The current standard of intervention remains selective internal pudendal arteriography with transcatheter autologous clot embolization. The goal of this therapy is to induce temporary occlusion of the cavernosal artery in order to allow the injured site to heal. The temporary nature of this occlusion allows for the subsequent reestablishment of physiologically-controlled normal cavernosal blood flow, with preservation of erectile tissue viability and normal long-term erectile function. This form of minimally-invasive intervention has a high probability for resolution of the priapism with restoration of erectile potency compared to more invasive techniques, including permanent coil embolization and surgical ligation of the cavernosal artery.
Studies comparing perineal duplex ultrasound and concomitantly preformed selective internal pudendal arteriography have revealed excellent sensitivity in detecting the arterial-lacunar fistula that is seenangiographically on ultrasound (12 of 12 cases). In both the selective internal pudendal arteriography and perineal duplex study, the arterial lacunar fistula was noted at the same location. In fact, in one reported case where physical examination suggested incomplete return to flaccidity and post-embolization due to recurrent fistula, the negative perineal duplex Doppler ultrasound study correctly predicted the final clinical outcome of complete priapism resolution and full erectile function. Therefore if the follow-up clinical examination is equivocal for recurrence of the arterial lacunar fistula, perineal duplex Doppler ultrasound may better predict the need for repeat arteriography and embolization.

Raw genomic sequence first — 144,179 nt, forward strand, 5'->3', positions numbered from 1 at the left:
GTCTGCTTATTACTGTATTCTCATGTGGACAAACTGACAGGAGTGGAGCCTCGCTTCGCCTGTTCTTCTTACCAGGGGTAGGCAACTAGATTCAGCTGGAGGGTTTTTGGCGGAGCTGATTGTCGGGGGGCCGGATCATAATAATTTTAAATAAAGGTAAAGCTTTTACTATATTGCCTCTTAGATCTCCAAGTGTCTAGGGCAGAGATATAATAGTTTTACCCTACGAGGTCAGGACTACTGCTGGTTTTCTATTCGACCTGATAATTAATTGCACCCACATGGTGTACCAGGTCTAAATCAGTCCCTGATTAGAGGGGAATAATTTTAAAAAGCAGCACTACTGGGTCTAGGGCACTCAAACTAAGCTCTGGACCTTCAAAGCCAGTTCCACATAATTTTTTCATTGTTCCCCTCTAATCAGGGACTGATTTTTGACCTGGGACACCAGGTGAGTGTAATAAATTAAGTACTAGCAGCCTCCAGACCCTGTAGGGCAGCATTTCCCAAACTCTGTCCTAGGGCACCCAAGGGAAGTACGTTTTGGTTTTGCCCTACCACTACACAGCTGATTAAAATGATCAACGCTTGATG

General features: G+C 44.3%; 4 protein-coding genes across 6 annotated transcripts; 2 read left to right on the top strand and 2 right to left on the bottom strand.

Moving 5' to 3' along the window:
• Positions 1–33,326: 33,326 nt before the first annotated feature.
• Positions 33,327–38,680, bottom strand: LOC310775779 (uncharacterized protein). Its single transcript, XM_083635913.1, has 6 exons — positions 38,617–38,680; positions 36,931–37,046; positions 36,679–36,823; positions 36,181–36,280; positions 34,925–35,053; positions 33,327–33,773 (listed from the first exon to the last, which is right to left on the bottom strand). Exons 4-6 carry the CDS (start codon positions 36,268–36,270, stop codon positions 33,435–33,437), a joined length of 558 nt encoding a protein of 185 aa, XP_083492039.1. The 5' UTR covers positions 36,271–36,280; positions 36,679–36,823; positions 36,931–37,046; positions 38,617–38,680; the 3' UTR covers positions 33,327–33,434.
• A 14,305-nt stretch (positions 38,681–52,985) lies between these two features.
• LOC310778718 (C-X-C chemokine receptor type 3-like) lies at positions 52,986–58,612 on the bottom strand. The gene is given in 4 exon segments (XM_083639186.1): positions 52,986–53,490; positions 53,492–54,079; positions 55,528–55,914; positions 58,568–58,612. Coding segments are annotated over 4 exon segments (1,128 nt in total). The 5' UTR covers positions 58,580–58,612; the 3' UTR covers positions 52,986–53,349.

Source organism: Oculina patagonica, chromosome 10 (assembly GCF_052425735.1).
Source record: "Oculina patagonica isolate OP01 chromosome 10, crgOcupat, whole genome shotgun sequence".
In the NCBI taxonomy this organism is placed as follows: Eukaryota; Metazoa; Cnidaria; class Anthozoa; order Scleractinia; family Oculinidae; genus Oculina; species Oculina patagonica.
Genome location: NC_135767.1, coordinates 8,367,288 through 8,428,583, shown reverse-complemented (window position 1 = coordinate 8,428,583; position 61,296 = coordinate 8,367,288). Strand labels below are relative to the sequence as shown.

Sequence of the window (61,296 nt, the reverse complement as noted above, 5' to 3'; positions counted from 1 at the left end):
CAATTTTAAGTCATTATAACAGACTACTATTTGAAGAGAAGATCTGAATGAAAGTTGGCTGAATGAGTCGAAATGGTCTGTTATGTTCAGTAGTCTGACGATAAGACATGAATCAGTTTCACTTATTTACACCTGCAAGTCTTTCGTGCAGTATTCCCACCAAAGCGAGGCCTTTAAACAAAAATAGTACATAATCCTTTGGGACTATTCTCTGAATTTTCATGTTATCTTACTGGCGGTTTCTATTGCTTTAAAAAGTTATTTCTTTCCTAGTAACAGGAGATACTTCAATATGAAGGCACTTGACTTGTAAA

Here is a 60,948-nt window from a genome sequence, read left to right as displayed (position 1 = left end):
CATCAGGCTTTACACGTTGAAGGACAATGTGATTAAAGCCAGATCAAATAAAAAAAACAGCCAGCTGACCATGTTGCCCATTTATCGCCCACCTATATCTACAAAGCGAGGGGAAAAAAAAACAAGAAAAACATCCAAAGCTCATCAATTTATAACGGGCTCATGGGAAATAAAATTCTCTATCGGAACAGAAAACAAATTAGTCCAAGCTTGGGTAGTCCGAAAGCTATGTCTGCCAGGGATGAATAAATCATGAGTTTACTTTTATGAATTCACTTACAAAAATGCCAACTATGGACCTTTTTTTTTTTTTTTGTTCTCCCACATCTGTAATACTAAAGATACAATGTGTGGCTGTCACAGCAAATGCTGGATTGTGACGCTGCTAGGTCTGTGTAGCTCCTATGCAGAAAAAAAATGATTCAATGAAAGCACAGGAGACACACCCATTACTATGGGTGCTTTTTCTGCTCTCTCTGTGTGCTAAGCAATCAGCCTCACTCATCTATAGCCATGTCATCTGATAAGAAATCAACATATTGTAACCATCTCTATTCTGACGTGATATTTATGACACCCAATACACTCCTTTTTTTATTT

The current algorithm for the management of non-ischemic priapism is seen in Fig. “Patient management algorithm based on study group data”. The algorithm emphasizes patient history, physical examination, pre-morbid and current erectile function status, and the use of perineal duplex Doppler ultra-sonography for initial identification of the pathognomonic arterial-lacunar fistula. If an “active” course of treatment is chosen, selective internal pudendal arteriography and embolization with autologous clot, with or without Gelfoam should be employed. While complete detumescence is ideally seen immediately following selective embolization, partial tumescence at this time may be related to longstanding edema, reinforcing the concept that physical examination alone cannot be used to determine the endpoint of treatment or as the sole means of follow-up evaluation. Serial perineal and penile duplex studies over the days and weeks post-embolization should be part of the overall regimen to assure adequate resolution of the arterial lacunar fistula. If further intervention is required, perineal duplex studies can reduce the reliance upon multiple subsequent angiographic procedures and their associated risks.
The medico-legal aspect of priapism and its associated diagnostic and therapeutic interventions remains important in our litigious society. The physician should explain to the patient the natural history of the disease and the extremely high risk of developing erectile dysfunction, early or late, despite active or no intervention. Discussion should include the advantages and potential disadvantages of the various
treatment alternatives, as well as the risks associated with no treatment at all. Documentation of this, in addition to any prior erectile dysfunction, and all counseling sessions, should be meticulous.
Selections from the book: “Standard Practice in Sexual Medicine”, edited by Hartmut Porst, Jacques Buvat, and The Standards Committee of the International Society for Sexual Medicine, 2006.